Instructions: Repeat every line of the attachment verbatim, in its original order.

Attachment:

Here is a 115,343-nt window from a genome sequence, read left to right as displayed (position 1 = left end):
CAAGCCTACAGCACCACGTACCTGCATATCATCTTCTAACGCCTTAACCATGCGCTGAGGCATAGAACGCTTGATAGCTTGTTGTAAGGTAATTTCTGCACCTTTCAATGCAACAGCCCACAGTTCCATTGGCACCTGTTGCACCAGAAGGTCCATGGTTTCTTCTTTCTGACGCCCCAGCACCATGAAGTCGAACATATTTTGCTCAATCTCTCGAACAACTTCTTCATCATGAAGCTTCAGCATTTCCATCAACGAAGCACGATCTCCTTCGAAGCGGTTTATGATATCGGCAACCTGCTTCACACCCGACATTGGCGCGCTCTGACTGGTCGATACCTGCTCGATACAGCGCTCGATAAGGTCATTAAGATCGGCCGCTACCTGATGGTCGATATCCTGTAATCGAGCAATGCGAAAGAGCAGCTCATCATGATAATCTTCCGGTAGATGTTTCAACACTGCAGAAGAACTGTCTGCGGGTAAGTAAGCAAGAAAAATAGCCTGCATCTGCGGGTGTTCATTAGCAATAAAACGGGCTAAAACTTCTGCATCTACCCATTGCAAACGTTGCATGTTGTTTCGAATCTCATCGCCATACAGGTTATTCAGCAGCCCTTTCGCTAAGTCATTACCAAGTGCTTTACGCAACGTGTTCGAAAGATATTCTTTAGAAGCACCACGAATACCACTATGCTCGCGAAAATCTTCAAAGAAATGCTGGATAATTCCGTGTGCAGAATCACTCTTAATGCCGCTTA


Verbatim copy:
Here is a 115,343-nt window from a genome sequence, read left to right as displayed (position 1 = left end):
CAAGCCTACAGCACCACGTACCTGCATATCATCTTCTAACGCCTTAACCATGCGCTGAGGCATAGAACGCTTGATAGCTTGTTGTAAGGTAATTTCTGCACCTTTCAATGCAACAGCCCACAGTTCCATTGGCACCTGTTGCACCAGAAGGTCCATGGTTTCTTCTTTCTGACGCCCCAGCACCATGAAGTCGAACATATTTTGCTCAATCTCTCGAACAACTTCTTCATCATGAAGCTTCAGCATTTCCATCAACGAAGCACGATCTCCTTCGAAGCGGTTTATGATATCGGCAACCTGCTTCACACCCGACATTGGCGCGCTCTGACTGGTCGATACCTGCTCGATACAGCGCTCGATAAGGTCATTAAGATCGGCCGCTACCTGATGGTCGATATCCTGTAATCGAGCAATGCGAAAGAGCAGCTCATCATGATAATCTTCCGGTAGATGTTTCAACACTGCAGAAGAACTGTCTGCGGGTAAGTAAGCAAGAAAAATAGCCTGCATCTGCGGGTGTTCATTAGCAATAAAACGGGCTAAAACTTCTGCATCTACCCATTGCAAACGTTGCATGTTGTTTCGAATCTCATCGCCATACAGGTTATTCAGCAGCCCTTTCGCTAAGTCATTACCAAGTGCTTTACGCAACGTGTTCGAAAGATATTCTTTAGAAGCACCACGAATACCACTATGCTCGCGAAAATCTTCAAAGAAATGCTGGATAATTCCGTGTGCAGAATCACTCTTAATGCCGCTTA